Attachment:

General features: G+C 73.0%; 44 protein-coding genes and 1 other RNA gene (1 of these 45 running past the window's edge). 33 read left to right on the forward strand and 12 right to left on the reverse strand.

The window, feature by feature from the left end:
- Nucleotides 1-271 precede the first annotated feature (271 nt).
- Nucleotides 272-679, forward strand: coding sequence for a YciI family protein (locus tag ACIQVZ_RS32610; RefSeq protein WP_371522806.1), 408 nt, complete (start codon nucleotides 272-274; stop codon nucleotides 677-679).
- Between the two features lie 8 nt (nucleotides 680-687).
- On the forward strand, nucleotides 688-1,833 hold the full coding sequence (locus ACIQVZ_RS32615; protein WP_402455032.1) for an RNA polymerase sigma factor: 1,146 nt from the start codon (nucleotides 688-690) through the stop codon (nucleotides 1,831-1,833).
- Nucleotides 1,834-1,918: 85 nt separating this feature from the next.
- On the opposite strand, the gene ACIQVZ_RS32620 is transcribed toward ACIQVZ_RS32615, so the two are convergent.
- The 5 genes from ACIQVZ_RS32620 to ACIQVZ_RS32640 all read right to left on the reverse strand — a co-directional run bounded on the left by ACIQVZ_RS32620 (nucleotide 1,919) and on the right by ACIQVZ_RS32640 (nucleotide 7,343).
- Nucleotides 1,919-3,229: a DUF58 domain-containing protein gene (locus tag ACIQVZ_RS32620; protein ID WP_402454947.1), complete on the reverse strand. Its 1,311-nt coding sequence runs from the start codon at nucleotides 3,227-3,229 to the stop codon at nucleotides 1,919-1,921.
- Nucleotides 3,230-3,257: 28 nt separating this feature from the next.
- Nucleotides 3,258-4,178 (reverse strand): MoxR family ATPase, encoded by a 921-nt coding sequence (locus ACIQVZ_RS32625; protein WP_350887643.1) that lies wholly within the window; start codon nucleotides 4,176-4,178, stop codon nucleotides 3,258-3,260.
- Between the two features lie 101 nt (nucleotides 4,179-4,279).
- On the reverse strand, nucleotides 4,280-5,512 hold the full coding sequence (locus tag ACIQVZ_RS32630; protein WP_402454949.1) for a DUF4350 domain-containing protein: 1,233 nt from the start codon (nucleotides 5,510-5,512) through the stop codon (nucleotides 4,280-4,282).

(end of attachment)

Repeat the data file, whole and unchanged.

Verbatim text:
General features: G+C 73.0%; 44 protein-coding genes and 1 other RNA gene (1 of these 45 running past the window's edge). 33 read left to right on the forward strand and 12 right to left on the reverse strand.

The window, feature by feature from the left end:
- Nucleotides 1-271 precede the first annotated feature (271 nt).
- Nucleotides 272-679, forward strand: coding sequence for a YciI family protein (locus tag ACIQVZ_RS32610; RefSeq protein WP_371522806.1), 408 nt, complete (start codon nucleotides 272-274; stop codon nucleotides 677-679).
- Between the two features lie 8 nt (nucleotides 680-687).
- On the forward strand, nucleotides 688-1,833 hold the full coding sequence (locus ACIQVZ_RS32615; protein WP_402455032.1) for an RNA polymerase sigma factor: 1,146 nt from the start codon (nucleotides 688-690) through the stop codon (nucleotides 1,831-1,833).
- Nucleotides 1,834-1,918: 85 nt separating this feature from the next.
- On the opposite strand, the gene ACIQVZ_RS32620 is transcribed toward ACIQVZ_RS32615, so the two are convergent.
- The 5 genes from ACIQVZ_RS32620 to ACIQVZ_RS32640 all read right to left on the reverse strand — a co-directional run bounded on the left by ACIQVZ_RS32620 (nucleotide 1,919) and on the right by ACIQVZ_RS32640 (nucleotide 7,343).
- Nucleotides 1,919-3,229: a DUF58 domain-containing protein gene (locus tag ACIQVZ_RS32620; protein ID WP_402454947.1), complete on the reverse strand. Its 1,311-nt coding sequence runs from the start codon at nucleotides 3,227-3,229 to the stop codon at nucleotides 1,919-1,921.
- Nucleotides 3,230-3,257: 28 nt separating this feature from the next.
- Nucleotides 3,258-4,178 (reverse strand): MoxR family ATPase, encoded by a 921-nt coding sequence (locus ACIQVZ_RS32625; protein WP_350887643.1) that lies wholly within the window; start codon nucleotides 4,176-4,178, stop codon nucleotides 3,258-3,260.
- Between the two features lie 101 nt (nucleotides 4,179-4,279).
- On the reverse strand, nucleotides 4,280-5,512 hold the full coding sequence (locus tag ACIQVZ_RS32630; protein WP_402454949.1) for a DUF4350 domain-containing protein: 1,233 nt from the start codon (nucleotides 5,510-5,512) through the stop codon (nucleotides 4,280-4,282).